Felder averaged 24.2 points and 9.3 assists this past season for mid-major Oakland, scoring 38 in a win at Washington and following that up with 37 against then-No. 1 Michigan State. Both of those schools are well-stocked at running back, but Michigan could use someone to gain yards in bunches on the ground.

    Felder has the look of a change-of-pack rusher, one who isn't in on every down but still gets his yards, much like the 1,492 yards that 5'8”, 200-pound DeAndre Washington had last season for Texas Tech.

Rico Gathers, Baylor Bears

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    Ray Carlin-USA TODAY Sports

    Height, weight: 6'8”, 280 lbs

    Projected position: Tight end

     

    Rico Gathers has already made it known he wants to give the NFL a go once he's done playing basketball at Baylor, which could happen as soon as Friday's game against Yale in the NCAA tournament. Gathers is a senior, having played 140 games for the Bears, with the last two seasons showing off his penchant for snatching missed shots out of the air.

    That's just the kind of skill he could convert into catching passes in the pros as possibly the most physically imposing tight end in the game. That's assuming someone wants to take a flier on a guy who hasn't played organized football since middle school.

    That was actually by design, Gathers told CBS Sports' Dennis Dodd, saying he wanted to avoid the wear and tear of a sport he figures he can still play without much recent experience. "I'm probably the most durable player in the draft," Gathers said.

    Baylor football coach Art Briles has tried to get Gathers to play for him, and if he opted not to enter the draft this season he'd have one year of eligibility to play for the Bears. And they just happen to have a spot open on offense for a freakish tight end, as 6'7”, 410-pound LaQuan McGowan has graduated.

Josh Hart, Villanova Wildcats

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    Elsa/Getty Images

    Height, weight: 6'5”, 205 lbs

    Projected position: Wide receiver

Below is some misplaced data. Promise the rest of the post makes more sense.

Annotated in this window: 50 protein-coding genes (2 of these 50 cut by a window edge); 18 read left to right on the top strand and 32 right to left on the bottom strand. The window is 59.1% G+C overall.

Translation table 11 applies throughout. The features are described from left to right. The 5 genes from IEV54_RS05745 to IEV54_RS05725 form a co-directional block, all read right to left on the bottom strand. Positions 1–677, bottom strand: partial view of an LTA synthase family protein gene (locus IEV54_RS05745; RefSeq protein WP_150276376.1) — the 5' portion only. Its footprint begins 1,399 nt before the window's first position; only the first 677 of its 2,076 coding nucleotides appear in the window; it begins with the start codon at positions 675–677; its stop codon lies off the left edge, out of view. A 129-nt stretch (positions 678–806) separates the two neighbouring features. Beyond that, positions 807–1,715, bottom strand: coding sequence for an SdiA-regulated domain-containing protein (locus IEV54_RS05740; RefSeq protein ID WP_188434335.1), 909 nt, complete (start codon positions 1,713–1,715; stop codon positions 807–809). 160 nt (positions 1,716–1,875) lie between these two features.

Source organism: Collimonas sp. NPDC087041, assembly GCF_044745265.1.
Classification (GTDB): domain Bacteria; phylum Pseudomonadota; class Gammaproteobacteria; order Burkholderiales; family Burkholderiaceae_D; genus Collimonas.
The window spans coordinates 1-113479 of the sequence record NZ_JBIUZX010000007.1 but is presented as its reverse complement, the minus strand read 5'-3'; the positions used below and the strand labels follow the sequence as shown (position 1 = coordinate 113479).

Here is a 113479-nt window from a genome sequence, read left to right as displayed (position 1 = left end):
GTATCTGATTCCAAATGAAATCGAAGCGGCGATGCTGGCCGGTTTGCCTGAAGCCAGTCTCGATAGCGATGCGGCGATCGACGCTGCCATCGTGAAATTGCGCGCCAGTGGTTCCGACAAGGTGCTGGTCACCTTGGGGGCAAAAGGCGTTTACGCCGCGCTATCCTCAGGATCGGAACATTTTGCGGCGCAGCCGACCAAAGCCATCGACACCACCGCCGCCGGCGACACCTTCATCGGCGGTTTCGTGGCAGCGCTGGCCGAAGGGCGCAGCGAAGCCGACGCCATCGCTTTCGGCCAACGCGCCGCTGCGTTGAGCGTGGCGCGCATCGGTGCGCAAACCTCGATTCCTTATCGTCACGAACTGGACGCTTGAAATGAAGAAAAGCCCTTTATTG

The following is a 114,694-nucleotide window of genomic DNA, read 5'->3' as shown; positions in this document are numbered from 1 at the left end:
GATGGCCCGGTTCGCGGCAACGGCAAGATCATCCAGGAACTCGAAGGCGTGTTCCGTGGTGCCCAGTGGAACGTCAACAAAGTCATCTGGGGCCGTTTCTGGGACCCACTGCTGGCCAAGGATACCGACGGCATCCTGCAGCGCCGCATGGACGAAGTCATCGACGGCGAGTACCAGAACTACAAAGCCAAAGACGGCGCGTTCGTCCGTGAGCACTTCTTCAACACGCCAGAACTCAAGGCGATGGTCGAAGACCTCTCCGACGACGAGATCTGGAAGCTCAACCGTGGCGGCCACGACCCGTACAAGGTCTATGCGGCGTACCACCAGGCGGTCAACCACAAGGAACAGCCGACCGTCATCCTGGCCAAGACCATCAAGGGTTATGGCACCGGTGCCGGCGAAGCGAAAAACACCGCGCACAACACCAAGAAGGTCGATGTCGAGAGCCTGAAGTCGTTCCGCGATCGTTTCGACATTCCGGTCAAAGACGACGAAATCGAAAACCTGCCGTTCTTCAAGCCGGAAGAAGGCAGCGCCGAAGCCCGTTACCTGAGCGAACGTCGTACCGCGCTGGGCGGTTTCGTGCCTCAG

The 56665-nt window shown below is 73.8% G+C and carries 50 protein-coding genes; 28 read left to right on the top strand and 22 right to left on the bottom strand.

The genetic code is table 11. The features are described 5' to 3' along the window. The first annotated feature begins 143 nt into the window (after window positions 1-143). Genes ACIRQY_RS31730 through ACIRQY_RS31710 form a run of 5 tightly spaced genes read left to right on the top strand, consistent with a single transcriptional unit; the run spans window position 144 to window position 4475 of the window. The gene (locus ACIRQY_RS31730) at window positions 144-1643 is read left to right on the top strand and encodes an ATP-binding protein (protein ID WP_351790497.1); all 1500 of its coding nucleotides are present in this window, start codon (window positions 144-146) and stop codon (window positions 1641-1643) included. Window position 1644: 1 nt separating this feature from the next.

Josh Hart is one of the best rebounding guards in the country, pulling in 6.9 rebounds per game while also scoring 15.5 points a night. He's able to drive through traffic to get to the basket, while his leaping ability enables him to soar above the crowd for rebounds.

    Those kinds of skills would make for a great red-zone target for Villanova, one of the top FCS programs in the country. Or if he wanted to take a step up in competition, fellow Philadelphia-area school Temple wouldn't mind having him out there catching passes from P.J. Walker.

    Hart doesn't mind contact, either, as his 121 free throw attempts are the most of any Wildcats player.

Nigel Hayes, Wisconsin Badgers

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    Brian Spurlock-USA TODAY Sports

    Height, weight: 6'8”, 235 lbs

    Projected position: Linebacker

     

    Nigel Hayes has become the focal point of Wisconsin's offense in 2015-16, scoring a career-best 16.3 points per game. He's only shooting 38.1 percent from the field, though, not the kind of efficiency a team would want from its top weapon.

    Hayes shoots 74.2 percent from the free throw line, his 244 foul shots ranking 14th in Division I. Those shots come after he's either drawn contact or sought it out, knowing that his sturdy body could handle the abuse. It also means his talents might be wasted in a role that involves as much offense as he has.